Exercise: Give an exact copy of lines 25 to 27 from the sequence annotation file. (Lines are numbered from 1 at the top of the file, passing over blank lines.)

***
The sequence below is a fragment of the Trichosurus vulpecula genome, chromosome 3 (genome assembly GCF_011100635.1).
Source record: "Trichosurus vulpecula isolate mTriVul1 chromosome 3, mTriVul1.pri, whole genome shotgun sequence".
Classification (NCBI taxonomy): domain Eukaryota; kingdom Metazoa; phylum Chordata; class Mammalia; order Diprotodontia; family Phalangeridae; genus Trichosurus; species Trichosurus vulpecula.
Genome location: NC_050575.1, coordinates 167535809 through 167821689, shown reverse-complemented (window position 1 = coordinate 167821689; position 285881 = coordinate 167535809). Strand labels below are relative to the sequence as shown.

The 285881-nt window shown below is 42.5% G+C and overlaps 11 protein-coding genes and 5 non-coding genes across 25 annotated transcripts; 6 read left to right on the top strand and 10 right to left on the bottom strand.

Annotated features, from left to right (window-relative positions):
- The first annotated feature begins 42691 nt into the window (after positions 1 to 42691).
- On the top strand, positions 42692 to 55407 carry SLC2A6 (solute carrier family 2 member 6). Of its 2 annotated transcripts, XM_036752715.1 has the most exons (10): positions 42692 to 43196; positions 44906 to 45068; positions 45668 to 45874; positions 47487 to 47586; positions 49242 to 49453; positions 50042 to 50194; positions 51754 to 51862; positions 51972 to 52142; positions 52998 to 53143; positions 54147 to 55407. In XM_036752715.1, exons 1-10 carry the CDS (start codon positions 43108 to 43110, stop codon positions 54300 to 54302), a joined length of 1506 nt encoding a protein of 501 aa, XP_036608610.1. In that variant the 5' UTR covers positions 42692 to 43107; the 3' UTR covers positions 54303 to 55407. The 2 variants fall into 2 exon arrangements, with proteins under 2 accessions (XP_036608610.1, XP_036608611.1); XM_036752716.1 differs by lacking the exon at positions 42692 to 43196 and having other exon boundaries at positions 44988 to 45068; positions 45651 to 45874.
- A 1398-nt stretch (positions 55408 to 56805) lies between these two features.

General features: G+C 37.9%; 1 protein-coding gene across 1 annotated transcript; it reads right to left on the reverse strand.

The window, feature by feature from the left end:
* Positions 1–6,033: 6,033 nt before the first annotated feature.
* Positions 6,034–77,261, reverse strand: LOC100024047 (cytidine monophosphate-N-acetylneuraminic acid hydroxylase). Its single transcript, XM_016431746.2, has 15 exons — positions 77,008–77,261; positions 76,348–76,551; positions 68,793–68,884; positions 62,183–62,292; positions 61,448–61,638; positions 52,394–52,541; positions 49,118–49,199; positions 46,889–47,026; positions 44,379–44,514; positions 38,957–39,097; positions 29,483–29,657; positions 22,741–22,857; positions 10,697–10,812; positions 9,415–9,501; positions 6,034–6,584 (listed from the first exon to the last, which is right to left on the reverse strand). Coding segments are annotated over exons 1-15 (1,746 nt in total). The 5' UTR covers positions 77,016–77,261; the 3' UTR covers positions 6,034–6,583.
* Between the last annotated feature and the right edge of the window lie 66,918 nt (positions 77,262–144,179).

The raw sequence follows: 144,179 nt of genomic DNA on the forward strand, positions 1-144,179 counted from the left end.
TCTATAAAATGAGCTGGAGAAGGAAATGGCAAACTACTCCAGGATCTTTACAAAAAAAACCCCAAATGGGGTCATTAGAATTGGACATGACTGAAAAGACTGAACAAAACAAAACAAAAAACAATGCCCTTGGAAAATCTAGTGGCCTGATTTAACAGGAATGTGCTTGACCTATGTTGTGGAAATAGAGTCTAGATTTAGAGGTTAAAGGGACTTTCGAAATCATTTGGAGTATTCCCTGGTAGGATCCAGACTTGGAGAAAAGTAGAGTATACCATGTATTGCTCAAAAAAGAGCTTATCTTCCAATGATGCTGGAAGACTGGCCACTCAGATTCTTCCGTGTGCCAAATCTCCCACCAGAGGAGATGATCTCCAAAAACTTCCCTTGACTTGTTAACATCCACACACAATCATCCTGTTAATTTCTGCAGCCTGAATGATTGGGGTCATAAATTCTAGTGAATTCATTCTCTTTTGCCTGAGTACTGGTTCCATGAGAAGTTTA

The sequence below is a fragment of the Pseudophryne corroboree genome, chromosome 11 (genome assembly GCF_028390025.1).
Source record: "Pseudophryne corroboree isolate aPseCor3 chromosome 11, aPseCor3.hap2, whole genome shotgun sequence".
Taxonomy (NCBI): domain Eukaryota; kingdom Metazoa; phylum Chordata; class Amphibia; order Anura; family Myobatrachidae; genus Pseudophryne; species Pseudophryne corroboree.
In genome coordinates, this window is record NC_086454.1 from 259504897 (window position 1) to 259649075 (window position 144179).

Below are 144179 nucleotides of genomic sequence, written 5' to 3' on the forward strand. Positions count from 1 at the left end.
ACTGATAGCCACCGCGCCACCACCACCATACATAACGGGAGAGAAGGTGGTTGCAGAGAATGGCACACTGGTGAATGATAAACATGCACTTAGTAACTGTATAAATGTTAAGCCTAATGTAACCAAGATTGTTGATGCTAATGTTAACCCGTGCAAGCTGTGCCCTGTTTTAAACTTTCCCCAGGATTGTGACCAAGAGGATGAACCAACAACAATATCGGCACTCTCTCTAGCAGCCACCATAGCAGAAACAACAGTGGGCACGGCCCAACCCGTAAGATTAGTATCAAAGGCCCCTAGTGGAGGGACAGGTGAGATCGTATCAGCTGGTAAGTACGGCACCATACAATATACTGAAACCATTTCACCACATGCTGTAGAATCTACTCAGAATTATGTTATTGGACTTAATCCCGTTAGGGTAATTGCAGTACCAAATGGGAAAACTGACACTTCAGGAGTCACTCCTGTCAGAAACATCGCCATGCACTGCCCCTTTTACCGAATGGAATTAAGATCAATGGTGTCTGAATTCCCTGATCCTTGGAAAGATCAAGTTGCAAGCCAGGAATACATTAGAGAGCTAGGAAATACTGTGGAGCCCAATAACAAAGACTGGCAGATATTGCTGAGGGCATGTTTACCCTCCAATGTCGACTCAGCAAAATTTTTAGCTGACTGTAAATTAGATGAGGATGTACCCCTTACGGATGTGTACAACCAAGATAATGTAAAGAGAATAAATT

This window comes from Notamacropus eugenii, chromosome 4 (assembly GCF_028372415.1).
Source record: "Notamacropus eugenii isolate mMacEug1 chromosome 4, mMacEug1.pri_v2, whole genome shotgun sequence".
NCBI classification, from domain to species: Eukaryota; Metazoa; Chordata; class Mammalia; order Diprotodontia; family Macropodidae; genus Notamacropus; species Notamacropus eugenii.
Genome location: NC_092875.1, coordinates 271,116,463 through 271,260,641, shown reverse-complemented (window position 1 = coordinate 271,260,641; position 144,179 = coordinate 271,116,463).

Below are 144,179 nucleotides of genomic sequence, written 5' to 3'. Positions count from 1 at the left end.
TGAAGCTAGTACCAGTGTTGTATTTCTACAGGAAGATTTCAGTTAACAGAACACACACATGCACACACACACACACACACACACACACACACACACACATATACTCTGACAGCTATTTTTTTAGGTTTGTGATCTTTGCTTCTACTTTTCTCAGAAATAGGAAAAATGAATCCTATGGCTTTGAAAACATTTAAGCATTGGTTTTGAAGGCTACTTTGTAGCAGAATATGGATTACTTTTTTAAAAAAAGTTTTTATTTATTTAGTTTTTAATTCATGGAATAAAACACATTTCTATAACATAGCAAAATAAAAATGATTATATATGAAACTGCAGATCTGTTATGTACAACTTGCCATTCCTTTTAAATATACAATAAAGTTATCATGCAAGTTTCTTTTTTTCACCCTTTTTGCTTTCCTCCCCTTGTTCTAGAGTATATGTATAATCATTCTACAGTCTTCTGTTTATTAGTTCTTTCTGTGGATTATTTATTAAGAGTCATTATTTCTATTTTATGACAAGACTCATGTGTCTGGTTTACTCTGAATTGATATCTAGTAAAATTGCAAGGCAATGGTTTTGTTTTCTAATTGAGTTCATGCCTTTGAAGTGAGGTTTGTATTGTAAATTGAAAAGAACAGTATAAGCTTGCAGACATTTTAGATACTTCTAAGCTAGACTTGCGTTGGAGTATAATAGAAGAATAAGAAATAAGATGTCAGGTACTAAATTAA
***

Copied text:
NCBI classification, from domain to species: Eukaryota; Metazoa; Chordata; class Mammalia; order Diprotodontia; family Macropodidae; genus Notamacropus; species Notamacropus eugenii.
Genome location: NC_092875.1, coordinates 271,116,463 through 271,260,641, shown reverse-complemented (window position 1 = coordinate 271,260,641; position 144,179 = coordinate 271,116,463).

Below are 144,179 nucleotides of genomic sequence, written 5' to 3'. Positions count from 1 at the left end.